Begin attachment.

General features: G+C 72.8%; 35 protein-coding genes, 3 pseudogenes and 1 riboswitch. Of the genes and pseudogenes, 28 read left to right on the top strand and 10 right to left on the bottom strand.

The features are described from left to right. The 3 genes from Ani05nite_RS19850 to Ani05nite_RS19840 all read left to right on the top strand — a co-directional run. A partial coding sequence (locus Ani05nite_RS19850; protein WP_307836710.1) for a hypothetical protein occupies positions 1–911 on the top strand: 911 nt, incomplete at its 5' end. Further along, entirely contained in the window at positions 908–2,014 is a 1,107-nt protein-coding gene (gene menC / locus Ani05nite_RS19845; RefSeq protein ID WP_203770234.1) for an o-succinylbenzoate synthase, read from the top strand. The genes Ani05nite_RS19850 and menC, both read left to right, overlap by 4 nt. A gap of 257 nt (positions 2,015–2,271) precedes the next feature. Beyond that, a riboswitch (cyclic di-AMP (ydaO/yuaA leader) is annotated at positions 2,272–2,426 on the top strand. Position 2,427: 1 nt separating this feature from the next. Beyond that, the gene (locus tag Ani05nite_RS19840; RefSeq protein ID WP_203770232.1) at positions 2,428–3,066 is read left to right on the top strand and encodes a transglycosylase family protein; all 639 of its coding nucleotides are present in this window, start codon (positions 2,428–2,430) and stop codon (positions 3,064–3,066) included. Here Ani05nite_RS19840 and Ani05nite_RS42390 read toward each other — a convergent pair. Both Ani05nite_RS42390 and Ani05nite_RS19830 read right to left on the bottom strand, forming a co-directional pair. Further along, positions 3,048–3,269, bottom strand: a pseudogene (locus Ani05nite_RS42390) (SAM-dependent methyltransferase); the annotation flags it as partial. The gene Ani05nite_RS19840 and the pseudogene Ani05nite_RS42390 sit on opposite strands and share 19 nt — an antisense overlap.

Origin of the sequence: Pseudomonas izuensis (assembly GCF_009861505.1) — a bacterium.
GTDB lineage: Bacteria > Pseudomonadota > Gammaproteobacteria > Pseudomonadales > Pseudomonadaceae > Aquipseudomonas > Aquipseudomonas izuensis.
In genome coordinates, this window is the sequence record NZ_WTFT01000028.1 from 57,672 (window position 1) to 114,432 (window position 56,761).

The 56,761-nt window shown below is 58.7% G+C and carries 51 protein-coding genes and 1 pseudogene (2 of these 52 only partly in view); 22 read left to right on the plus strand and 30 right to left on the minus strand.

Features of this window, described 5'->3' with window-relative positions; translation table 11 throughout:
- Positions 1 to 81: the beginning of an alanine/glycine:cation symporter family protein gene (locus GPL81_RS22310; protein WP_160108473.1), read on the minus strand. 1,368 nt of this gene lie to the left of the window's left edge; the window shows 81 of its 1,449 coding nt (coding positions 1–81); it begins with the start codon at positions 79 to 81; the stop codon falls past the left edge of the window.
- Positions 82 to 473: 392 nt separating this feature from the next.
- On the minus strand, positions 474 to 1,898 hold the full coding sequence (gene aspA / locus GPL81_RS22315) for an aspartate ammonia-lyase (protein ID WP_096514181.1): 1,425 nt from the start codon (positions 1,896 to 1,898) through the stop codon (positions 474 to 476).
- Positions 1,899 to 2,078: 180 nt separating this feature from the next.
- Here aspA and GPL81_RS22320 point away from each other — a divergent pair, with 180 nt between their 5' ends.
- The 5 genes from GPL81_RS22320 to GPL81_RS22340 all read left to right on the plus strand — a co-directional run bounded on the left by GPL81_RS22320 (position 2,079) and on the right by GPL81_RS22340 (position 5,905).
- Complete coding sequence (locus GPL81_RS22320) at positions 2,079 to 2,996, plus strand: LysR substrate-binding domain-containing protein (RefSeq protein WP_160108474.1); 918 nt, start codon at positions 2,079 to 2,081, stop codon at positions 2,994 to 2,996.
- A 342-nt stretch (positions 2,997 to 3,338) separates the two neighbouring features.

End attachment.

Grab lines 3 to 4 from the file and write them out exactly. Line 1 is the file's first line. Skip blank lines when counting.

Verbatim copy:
Origin of the sequence: Pseudomonas izuensis (assembly GCF_009861505.1) — a bacterium.
GTDB lineage: Bacteria > Pseudomonadota > Gammaproteobacteria > Pseudomonadales > Pseudomonadaceae > Aquipseudomonas > Aquipseudomonas izuensis.